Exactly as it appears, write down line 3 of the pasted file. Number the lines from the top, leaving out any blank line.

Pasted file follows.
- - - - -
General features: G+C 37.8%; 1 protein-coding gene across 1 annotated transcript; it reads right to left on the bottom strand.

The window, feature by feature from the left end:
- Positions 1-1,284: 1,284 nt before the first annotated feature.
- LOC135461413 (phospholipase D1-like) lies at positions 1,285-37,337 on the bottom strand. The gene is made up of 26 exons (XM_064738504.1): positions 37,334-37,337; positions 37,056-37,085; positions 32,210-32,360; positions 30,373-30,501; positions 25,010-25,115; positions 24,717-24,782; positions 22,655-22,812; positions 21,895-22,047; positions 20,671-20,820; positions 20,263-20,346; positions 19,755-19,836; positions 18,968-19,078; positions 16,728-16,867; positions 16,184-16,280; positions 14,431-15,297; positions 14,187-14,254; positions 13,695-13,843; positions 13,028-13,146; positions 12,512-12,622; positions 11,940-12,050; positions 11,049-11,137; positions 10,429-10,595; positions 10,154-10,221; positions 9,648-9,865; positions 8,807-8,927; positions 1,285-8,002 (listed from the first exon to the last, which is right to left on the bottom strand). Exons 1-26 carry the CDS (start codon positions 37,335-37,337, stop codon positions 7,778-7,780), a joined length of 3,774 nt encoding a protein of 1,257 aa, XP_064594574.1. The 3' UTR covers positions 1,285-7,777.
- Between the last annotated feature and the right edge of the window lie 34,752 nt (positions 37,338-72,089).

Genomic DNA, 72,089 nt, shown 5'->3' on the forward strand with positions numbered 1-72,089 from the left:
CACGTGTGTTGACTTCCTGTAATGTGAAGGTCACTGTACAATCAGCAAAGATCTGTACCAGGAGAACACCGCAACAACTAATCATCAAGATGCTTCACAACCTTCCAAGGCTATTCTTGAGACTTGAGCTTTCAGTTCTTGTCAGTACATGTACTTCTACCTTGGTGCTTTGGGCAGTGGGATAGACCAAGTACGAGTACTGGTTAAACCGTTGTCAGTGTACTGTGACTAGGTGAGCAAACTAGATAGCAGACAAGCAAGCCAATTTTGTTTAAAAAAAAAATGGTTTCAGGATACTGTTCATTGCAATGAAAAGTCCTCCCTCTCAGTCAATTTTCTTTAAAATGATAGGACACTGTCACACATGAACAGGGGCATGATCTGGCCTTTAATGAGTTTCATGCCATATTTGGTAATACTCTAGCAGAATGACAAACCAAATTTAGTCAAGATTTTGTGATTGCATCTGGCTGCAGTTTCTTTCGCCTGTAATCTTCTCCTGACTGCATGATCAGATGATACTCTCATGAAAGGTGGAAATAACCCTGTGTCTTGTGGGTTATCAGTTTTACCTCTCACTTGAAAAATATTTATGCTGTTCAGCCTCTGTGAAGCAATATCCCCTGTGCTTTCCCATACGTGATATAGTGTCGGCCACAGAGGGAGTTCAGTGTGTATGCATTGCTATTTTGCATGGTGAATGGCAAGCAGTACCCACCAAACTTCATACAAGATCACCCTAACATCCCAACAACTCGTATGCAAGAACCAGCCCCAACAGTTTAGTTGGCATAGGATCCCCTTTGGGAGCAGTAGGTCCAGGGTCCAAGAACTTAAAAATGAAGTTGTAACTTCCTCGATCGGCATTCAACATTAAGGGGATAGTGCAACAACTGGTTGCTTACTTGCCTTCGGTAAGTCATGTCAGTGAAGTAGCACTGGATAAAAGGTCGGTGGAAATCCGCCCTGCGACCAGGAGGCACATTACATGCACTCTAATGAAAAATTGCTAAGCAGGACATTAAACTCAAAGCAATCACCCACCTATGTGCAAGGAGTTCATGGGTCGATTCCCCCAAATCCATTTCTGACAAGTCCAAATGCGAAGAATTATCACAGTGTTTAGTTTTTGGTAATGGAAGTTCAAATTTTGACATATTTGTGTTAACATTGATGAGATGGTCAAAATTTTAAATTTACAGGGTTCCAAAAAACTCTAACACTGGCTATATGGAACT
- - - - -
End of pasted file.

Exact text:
- Positions 1-1,284: 1,284 nt before the first annotated feature.